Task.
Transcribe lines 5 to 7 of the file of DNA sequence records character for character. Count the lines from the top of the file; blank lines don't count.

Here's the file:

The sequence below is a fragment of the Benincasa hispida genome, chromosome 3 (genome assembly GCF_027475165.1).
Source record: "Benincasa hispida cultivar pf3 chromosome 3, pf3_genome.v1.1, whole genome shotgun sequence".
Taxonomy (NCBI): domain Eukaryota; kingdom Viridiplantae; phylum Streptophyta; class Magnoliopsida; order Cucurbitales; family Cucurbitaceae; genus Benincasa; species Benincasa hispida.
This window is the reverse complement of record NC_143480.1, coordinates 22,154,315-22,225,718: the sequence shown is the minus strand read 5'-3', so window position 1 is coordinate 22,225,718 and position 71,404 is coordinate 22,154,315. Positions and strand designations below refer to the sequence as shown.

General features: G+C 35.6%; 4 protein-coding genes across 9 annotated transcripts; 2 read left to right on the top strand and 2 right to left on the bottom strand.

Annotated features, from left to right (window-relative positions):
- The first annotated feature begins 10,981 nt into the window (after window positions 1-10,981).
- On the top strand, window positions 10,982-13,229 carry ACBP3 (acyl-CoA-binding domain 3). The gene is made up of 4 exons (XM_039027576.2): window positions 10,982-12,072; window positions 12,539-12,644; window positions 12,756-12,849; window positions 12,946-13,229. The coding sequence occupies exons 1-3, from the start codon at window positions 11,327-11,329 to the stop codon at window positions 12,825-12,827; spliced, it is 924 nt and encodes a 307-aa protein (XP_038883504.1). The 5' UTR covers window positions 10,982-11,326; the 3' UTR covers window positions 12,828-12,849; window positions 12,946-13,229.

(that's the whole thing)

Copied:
General features: G+C 35.6%; 4 protein-coding genes across 9 annotated transcripts; 2 read left to right on the top strand and 2 right to left on the bottom strand.

Annotated features, from left to right (window-relative positions):
- The first annotated feature begins 10,981 nt into the window (after window positions 1-10,981).